In the New York Times there was an article by Paul Tough entitled To Help Children, Coach Their Parents. It was about research on young children who were at high risk for developmental and behavioral problems. What did they coach the parents to do? Promote more educational activities? Nope. Use techniques to help children improve their behavior? Guess again. Play more? Yes! Parents in one arm of the research study were coached to spend time enjoying being with their child in a fun and interactive way with long term positive impacts on I.Q., less aggressive behavior and better self control.
Erica Christakis PhD in her just published, best selling book called The Importance of Being Little called for a return to playfulness as the best way of helping the pre-school child educationally. She referenced The PLAY Project’s Autism Early Intervention program—now offered in over 30 states and 9 countries—as an example of how play can help children with autism spectrum disorders (ASD). Research on The PLAY Project, recently published in the prestigious Journal of Developmental and Behavioral Pediatrics*, showed that parents who played with their children with autism helped their children improve in the social interaction, development, and autism severity.
Play and autism? Can children with autism learn to play with others? It’s important to understand that the brains of children with autism have disorganized, under-connected, neuronal networks. It’s like having a loose net of brain cells that let’s the complexity of the world fall through, that drives these children to have repetitive, stereotyped, and obsessive interests—the opposite of play. The saving grace is something called ‘neuronal plasticity’ the ability of the brain to form better neuronal connections through experience. And the best form of experience, the best way to help young children with autism (18 months to 6 years) gain social skills is through play!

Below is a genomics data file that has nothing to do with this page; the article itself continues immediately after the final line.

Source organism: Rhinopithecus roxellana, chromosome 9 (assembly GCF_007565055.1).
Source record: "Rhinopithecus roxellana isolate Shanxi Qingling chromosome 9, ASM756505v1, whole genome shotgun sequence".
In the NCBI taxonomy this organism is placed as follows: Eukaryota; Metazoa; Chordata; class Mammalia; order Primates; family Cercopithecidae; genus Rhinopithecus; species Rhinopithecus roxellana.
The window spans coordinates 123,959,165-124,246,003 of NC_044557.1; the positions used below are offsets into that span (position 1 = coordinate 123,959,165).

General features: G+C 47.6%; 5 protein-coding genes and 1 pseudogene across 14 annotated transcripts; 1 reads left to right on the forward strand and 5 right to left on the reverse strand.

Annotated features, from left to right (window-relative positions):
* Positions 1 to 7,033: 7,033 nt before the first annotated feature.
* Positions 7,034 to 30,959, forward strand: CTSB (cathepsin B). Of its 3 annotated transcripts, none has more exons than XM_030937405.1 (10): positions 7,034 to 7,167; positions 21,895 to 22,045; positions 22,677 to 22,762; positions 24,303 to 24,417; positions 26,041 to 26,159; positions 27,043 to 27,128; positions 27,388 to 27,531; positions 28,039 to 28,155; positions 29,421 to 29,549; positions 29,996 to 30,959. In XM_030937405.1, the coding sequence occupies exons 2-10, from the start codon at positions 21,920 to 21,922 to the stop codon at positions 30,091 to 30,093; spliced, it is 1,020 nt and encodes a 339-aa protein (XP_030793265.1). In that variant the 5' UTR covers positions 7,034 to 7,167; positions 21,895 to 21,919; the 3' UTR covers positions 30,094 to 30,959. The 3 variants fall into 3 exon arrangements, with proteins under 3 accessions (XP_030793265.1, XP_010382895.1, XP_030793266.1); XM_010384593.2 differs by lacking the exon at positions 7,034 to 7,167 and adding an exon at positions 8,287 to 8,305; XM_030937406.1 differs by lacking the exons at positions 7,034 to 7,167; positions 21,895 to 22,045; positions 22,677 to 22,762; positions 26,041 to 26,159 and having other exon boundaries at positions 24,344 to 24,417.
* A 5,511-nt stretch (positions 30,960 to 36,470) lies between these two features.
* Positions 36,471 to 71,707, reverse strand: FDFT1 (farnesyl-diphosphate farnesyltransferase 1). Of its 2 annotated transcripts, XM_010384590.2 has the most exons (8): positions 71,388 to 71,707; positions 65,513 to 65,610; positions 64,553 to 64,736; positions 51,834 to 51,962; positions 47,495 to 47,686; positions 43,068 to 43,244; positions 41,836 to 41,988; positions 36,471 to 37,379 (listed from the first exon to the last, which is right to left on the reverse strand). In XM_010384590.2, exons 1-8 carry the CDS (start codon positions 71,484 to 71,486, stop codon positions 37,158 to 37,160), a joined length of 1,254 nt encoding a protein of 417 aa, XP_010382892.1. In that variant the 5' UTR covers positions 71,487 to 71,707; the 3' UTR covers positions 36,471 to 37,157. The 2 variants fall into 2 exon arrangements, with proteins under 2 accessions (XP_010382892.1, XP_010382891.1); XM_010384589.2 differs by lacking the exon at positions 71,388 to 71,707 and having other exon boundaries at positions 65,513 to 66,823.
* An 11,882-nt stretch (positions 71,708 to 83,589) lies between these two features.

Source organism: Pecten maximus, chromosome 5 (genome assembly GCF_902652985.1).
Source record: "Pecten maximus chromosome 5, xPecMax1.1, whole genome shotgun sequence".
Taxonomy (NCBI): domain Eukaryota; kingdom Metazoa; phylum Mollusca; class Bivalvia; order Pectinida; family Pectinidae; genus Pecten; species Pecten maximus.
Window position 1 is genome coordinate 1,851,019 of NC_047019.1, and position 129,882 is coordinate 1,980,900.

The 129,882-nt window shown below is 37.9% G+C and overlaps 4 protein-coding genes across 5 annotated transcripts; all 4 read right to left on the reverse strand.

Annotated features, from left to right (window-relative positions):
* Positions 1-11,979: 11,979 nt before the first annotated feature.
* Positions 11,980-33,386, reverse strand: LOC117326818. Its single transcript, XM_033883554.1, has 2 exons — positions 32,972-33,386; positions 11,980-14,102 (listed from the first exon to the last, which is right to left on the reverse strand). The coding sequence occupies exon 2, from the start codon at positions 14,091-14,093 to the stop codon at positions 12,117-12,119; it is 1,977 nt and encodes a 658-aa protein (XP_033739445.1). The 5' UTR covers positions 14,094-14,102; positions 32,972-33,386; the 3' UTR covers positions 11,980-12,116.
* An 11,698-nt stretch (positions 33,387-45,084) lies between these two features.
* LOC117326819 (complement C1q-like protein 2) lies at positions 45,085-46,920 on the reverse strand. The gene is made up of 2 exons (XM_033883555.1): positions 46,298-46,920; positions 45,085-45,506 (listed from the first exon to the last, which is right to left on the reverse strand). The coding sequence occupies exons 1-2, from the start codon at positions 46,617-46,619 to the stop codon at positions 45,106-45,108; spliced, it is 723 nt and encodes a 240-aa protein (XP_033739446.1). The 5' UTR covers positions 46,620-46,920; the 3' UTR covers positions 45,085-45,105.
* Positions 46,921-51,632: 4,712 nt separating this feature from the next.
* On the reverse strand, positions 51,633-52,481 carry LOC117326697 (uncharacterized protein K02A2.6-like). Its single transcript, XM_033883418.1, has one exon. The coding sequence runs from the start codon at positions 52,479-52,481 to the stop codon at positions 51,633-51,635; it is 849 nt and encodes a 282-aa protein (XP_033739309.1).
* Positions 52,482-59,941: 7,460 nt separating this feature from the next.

It can be done. Children with autism—like all children—have so much potential IF parents know how to play in the right way.
After 25 years of working with children on the spectrum as a developmental and behavioral pediatrician, I can testify to the power of coaching parents to use the power of play. In my book Autism: The Potential Within (http://www.playproject.org/autism-the-potential-within/) I provide parents with a practical step by step guidebook that helps parents make every interaction a good interaction. What I tell parents all the time is: “When you do what the child loves, the child will love being with you.” Play not only helps parents connect with their child in a joyous way but helps the child improve in his or her social interaction and overall development. Most important of all, through play we help the child’s autism symptoms improve!
*Solomon R, Van Egeren L, Mahoney G, Quon-Huber M, Zimmerman P. PLAY Project Home Consultation Intervention Program for Young Children with Autism Spectrum Disorders: A Randomized Controlled Trial. J Dev Beh Pediatr. 2014; 35(8): 475-485.